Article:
The entire flavor of an era is contained in this one little book, “O Diese Dackel: Lustiges aus dem Leben unserer kleinen Krummbeingen” published in 1912 in Munich.
If you don’t read German, the title is something like, “O This Dachshund: Funnies about the life of our small odd- shaped being.” My German is very rusty. My mother spoke German, and both parents had German roots. (Google translates the title to “O These dachshunds: funny things from the life of our little crooked-legs.”)
The two artists who received top billing for the illustrations in this book are Adolf Hengeler (1863-1927) and August Roeseler (1866-1943), both residents of Munich, both past students of the Munich Academy of Fine Art. You would think an serious art academy would not produce artists that focused on such distracting art as funny illustrations, and would have taught artists to grapple with issues of the day, but this is exactly why this little book sums up the zeitgeist of the last few years of the 19th centuries and beginning of the 20th centuries so well.
Two years after this book was published, Germany entered the bloody World War I, and in Bavaria, deep dark clouds were on the horizon.
I adore this little slim volume because I adore the breed of dog it celebrates, the Doxie, and the illustrations are lighthearted, comical, sentimental and accurate.
The summary of those four words perfectly illustrates the “zeitgeist” or flavor of the time in Bavaria. My ancestors came from that region right about that time, emigrating to St. Louis.
Possibly my absolute favorite illustration by Roeseler is one that is not in the book, but one that features dachshunds, originally published in the magazine “Fliegende Blatter” (Flying Leaves) in Munich on Aug. 31, 1900. Doxies salivate as they longingly lust after a sausage shape high in the sky. This was the artist’s comment of the flight of Count Ferdinand von Zeppelin’s blimp as it passed over the Bodensee at Friedrichshafen (Lake Constance).
I found the illustration, titled “Riesenwurst” (literally traveling sausage), on “Read Seen Heard” by collector Kihm.
Roeseler was known in his day as the Dackelmaler (Doxie painter), and indeed a theme in his work was the juxtaposition of the wiener dog and actual wieners (Wurst).
Such were found on a menu he designed for the famous hot spot of the Oktoberfest, the Hofbräuhaus am Platzl, and beer steins he designed for Villory and Boch, Marzi and Remy, and Mettlach.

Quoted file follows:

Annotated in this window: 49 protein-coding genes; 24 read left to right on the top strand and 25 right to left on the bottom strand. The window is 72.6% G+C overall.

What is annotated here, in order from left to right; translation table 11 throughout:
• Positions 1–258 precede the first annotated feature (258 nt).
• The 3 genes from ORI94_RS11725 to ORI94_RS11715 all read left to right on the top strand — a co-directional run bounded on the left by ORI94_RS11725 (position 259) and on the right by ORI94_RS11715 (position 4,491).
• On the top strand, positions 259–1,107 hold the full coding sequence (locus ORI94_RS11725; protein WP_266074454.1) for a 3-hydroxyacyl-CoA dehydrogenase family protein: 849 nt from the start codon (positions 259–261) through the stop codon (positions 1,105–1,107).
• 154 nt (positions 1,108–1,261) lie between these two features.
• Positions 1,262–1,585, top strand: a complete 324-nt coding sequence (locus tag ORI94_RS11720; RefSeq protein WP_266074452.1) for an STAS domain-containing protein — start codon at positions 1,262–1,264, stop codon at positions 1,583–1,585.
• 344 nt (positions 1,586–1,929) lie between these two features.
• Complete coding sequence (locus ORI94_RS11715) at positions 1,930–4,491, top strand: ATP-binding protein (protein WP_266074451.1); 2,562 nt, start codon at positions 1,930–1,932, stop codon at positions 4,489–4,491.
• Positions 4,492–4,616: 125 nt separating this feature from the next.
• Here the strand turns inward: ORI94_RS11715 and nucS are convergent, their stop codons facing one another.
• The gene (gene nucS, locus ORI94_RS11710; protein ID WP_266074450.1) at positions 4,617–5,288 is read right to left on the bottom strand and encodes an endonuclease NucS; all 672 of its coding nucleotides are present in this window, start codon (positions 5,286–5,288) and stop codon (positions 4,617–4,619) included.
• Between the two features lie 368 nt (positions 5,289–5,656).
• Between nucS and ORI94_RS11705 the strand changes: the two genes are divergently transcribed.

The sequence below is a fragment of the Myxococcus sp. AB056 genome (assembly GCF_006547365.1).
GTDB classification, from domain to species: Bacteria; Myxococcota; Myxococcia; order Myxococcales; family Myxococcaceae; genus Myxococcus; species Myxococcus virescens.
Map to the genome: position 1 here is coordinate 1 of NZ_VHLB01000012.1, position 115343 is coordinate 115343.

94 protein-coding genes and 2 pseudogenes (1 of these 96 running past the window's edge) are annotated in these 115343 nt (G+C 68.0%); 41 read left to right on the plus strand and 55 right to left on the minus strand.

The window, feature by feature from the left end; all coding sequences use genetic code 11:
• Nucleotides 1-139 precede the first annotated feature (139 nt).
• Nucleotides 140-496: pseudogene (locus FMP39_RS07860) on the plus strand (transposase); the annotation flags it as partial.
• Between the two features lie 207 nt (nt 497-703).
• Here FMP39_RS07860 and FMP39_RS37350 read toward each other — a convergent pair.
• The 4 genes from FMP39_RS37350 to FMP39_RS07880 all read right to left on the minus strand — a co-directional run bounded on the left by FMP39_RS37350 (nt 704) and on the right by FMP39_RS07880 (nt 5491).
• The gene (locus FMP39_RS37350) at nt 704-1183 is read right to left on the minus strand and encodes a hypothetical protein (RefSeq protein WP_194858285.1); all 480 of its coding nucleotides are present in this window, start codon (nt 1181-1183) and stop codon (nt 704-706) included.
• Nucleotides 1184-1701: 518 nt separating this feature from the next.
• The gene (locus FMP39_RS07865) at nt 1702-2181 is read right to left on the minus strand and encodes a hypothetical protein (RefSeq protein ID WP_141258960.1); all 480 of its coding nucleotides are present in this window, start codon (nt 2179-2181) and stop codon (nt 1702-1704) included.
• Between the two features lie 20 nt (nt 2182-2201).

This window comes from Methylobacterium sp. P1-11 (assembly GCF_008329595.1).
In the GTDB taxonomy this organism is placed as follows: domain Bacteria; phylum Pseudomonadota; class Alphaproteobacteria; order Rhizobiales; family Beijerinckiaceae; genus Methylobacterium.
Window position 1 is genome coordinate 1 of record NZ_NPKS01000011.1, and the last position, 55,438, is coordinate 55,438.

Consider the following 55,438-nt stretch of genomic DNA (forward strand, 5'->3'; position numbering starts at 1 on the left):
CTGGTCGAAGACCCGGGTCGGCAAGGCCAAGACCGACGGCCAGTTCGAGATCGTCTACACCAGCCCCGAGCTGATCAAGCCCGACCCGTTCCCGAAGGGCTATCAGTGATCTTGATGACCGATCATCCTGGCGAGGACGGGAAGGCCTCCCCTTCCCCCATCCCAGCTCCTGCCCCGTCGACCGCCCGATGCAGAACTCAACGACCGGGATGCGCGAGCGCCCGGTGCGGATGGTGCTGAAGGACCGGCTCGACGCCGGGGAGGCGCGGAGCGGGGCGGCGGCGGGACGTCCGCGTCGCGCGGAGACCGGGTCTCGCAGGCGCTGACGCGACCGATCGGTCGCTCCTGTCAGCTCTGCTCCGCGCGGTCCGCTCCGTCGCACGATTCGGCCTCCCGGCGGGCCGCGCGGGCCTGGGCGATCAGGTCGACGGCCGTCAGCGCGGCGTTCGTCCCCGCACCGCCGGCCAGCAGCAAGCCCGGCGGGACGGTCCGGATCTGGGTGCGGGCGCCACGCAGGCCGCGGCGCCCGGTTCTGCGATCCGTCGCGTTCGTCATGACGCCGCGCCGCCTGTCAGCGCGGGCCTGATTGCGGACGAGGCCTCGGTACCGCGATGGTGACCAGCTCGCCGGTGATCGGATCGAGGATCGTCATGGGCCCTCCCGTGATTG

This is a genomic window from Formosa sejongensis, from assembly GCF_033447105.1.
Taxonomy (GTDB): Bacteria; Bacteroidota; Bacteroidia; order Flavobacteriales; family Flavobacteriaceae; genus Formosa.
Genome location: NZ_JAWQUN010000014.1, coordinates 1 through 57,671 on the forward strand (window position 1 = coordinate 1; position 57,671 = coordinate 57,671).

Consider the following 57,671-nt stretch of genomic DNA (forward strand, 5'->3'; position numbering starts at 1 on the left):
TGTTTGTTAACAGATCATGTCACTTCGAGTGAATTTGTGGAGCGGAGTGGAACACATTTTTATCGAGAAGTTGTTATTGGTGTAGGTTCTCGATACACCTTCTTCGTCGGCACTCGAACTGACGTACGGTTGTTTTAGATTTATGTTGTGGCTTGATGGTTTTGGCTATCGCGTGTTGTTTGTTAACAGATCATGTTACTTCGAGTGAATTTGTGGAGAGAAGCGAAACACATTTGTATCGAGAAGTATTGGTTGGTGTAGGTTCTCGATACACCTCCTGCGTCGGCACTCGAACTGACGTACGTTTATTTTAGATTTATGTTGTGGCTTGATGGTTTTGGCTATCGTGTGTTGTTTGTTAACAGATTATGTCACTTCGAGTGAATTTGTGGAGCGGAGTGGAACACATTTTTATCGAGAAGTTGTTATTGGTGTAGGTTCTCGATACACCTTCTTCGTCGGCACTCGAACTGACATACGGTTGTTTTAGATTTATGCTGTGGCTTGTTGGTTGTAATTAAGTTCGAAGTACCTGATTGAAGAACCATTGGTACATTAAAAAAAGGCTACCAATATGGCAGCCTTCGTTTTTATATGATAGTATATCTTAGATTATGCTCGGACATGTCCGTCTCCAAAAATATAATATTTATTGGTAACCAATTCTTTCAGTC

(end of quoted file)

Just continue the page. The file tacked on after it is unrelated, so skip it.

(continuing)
He was also a poster artist, genre oil painter (mostly drinking men with dogs!), and cartoonist, and collectors look for his illustration of the bumpkins of Bavaria in “Jugend,” and “Simplicissimus.”He collaborated with the co- illustrator of “O Diese Dackel,” Hengeler, on Hengeler’s magazine “Fliegende Blatter,” for which Hengeler drew 5000 illustrations over his 20 year-tenure.
That was, he drew 5,000 illustrations before he married into a very wealthy family, the daughter of the Court jeweler for King Ludwig III of Bavaria. He took a professorship at the academy of Arts, Munich, where Hengeler had apprenticed as a lithographer in 1878, and studied copper plate engraving. When he married into money, he assumed the more refined profession of oil painter!
His paintings of the fin de siècle also contained the light and fanciful zeitgeist of the era (which I have always considered troubling: in Germany of this period, the poor were EXTREMELY poor, the rich EXTRAORDINARILY rich, war was brewing etc.), painting themes of humor and caricature, landscapes with sprites and mythic creatures, the forests of Bavaria replete with religious figures, and — yes — drinking men with dogs.
His work had some acclaim: He showed in the famous 1893 Munich Secession, in the Great Berlin Art Exhibition, at the Munich Glass Palace (four shows).
His grandson Peter Bomhard (1919-1979) became an art historian and endowed his grandfather’s home village of Kempten in upper Bavaria his grandfather’s complete collection of art and furnishings, requesting that the local Allgau Museum create a wing to reproduce his grandfather’s studio. Thus the Hengeler Room was the focus of a celebration in 2013 of Hengeler’s 150th birthday.
Perhaps as an answer to the escapist art of the turn of the last century, practiced by Hengeler, the town commissioned a musical in Hengeler’s honor called “The So-Called Hengeler Art Revue, or the Strange Sorrows of an Art Professor.” I can almost hear the tubas and accordions as I write this.
The value of “O Diese Dackel” is $100. I am indebted to Imke, a German friend of mine, who, upon noticing I had two “Dackels” (Bark and then Bear) in rapid succession, gifted me this book.
Dr. Elizabeth Stewart’s “Ask the Gold Digger” column appears Mondays in the News-Press.
Written after her father’s COVID-19 diagnosis, Dr. Stewart’s book “My Darlin’ Quarantine: Intimate Connections Created in Chaos” is a humorous collection of five “what-if” short stories that end in personal triumphs over present-day constrictions. It’s available at Chaucer’s in Santa Barbara.